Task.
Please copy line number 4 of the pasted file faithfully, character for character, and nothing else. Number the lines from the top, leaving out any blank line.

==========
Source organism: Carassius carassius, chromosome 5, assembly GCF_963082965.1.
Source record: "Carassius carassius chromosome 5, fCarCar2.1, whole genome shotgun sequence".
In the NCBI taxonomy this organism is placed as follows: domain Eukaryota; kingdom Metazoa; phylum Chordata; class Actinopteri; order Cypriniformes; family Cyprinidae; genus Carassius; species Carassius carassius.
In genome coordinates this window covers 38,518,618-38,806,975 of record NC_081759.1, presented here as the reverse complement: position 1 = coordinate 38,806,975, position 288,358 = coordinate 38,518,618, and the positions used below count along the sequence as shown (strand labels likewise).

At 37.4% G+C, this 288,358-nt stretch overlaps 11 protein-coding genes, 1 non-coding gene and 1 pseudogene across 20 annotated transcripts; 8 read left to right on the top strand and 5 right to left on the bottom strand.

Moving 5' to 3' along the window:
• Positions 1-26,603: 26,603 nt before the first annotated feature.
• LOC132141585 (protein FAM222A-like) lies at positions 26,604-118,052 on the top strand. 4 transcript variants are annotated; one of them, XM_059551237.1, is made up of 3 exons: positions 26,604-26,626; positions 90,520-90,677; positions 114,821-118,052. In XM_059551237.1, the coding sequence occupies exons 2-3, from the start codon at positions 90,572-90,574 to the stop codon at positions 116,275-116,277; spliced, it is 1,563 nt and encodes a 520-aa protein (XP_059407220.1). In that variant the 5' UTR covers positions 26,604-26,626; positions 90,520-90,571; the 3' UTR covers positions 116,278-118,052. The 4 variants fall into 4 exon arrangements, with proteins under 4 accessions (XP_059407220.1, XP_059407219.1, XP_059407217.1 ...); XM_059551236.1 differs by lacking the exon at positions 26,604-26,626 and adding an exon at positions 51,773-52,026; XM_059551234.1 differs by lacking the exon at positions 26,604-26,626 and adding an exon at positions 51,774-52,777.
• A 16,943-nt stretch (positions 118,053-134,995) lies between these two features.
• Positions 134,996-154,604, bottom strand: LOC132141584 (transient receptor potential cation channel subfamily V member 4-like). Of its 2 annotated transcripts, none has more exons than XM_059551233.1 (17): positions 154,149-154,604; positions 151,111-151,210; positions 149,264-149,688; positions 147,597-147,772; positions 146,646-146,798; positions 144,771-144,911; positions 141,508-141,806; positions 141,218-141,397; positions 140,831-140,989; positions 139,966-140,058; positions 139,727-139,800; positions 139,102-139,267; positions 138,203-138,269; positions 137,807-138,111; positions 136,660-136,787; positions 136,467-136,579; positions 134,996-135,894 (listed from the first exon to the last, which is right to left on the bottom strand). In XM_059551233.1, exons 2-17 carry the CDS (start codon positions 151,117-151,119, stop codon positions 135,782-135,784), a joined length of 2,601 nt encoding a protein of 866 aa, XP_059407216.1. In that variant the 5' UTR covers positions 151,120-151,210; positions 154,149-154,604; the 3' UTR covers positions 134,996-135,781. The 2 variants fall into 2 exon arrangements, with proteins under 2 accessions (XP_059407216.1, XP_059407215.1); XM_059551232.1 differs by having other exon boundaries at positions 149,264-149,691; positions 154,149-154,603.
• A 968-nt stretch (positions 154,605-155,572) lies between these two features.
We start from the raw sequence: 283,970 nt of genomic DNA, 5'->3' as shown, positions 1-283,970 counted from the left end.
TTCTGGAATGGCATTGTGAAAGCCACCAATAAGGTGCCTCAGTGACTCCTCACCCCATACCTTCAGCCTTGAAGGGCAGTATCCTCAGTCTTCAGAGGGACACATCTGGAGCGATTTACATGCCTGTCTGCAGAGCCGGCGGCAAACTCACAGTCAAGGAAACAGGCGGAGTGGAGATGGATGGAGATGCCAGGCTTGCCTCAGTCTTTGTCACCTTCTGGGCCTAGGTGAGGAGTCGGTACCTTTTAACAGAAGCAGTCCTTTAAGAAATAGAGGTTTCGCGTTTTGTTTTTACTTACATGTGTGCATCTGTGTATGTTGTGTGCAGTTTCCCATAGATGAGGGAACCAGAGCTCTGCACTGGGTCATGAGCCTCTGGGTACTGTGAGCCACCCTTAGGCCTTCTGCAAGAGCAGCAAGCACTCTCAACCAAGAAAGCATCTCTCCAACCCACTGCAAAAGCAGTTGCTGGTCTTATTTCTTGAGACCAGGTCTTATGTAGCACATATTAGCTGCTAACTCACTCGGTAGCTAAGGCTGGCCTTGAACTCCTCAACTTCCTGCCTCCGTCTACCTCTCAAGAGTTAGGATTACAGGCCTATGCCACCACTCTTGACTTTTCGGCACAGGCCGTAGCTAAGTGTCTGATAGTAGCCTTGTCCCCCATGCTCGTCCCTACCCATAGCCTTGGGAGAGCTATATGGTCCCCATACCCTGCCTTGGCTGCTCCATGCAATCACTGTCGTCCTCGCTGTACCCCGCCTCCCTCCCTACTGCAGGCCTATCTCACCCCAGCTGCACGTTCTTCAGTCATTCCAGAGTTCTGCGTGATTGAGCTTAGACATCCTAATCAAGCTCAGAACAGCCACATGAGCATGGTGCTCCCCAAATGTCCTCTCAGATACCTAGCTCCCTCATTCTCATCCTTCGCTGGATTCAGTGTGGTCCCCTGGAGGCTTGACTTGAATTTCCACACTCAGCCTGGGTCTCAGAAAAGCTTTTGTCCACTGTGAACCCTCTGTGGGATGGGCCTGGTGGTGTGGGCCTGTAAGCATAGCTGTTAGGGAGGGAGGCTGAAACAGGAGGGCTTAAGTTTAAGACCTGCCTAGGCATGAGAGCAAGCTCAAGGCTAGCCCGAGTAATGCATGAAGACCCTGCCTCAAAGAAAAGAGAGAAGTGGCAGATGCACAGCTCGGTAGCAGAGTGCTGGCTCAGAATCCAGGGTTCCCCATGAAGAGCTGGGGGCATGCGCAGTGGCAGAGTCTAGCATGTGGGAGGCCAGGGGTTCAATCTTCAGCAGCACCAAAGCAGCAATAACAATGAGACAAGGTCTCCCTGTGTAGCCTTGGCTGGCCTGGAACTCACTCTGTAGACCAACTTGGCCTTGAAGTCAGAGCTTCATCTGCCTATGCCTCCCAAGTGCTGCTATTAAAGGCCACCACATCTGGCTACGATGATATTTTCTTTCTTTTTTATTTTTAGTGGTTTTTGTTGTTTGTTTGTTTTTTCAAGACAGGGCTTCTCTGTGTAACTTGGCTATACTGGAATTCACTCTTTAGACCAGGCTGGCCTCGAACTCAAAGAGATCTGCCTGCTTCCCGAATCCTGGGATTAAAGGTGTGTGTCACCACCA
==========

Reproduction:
In genome coordinates this window covers 38,518,618-38,806,975 of record NC_081759.1, presented here as the reverse complement: position 1 = coordinate 38,806,975, position 288,358 = coordinate 38,518,618, and the positions used below count along the sequence as shown (strand labels likewise).